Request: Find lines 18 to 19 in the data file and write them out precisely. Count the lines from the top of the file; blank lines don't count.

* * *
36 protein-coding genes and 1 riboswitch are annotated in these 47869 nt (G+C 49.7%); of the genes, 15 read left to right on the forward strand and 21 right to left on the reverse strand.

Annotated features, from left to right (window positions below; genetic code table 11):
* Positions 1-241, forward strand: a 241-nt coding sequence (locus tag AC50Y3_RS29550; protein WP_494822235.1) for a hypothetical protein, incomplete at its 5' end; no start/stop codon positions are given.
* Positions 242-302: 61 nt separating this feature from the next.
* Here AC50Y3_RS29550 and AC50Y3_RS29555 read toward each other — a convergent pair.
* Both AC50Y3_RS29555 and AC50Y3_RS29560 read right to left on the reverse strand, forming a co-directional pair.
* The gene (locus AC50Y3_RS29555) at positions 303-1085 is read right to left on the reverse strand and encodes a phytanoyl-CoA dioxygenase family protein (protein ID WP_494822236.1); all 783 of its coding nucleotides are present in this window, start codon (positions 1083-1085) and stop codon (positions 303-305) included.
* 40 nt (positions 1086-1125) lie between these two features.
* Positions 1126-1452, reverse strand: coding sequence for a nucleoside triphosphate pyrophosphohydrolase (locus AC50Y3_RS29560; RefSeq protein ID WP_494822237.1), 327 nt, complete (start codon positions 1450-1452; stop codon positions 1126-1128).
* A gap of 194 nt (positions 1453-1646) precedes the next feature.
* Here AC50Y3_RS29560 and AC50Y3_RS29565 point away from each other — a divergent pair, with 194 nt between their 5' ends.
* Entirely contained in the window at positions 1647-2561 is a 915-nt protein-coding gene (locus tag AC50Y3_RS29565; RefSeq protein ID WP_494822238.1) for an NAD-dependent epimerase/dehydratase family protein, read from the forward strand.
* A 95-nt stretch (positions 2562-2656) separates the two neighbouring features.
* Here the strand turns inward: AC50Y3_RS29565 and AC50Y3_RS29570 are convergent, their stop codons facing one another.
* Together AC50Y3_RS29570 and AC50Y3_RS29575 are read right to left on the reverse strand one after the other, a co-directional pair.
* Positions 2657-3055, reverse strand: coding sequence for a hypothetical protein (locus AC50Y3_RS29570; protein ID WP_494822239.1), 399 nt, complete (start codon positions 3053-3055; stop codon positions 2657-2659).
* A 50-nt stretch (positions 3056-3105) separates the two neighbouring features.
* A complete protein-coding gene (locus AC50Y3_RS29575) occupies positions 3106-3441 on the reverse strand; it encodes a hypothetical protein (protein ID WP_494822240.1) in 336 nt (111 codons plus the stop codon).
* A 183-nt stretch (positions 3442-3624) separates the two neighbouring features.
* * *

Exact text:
* A complete protein-coding gene (locus AC50Y3_RS29575) occupies positions 3106-3441 on the reverse strand; it encodes a hypothetical protein (protein ID WP_494822240.1) in 336 nt (111 codons plus the stop codon).
* A 183-nt stretch (positions 3442-3624) separates the two neighbouring features.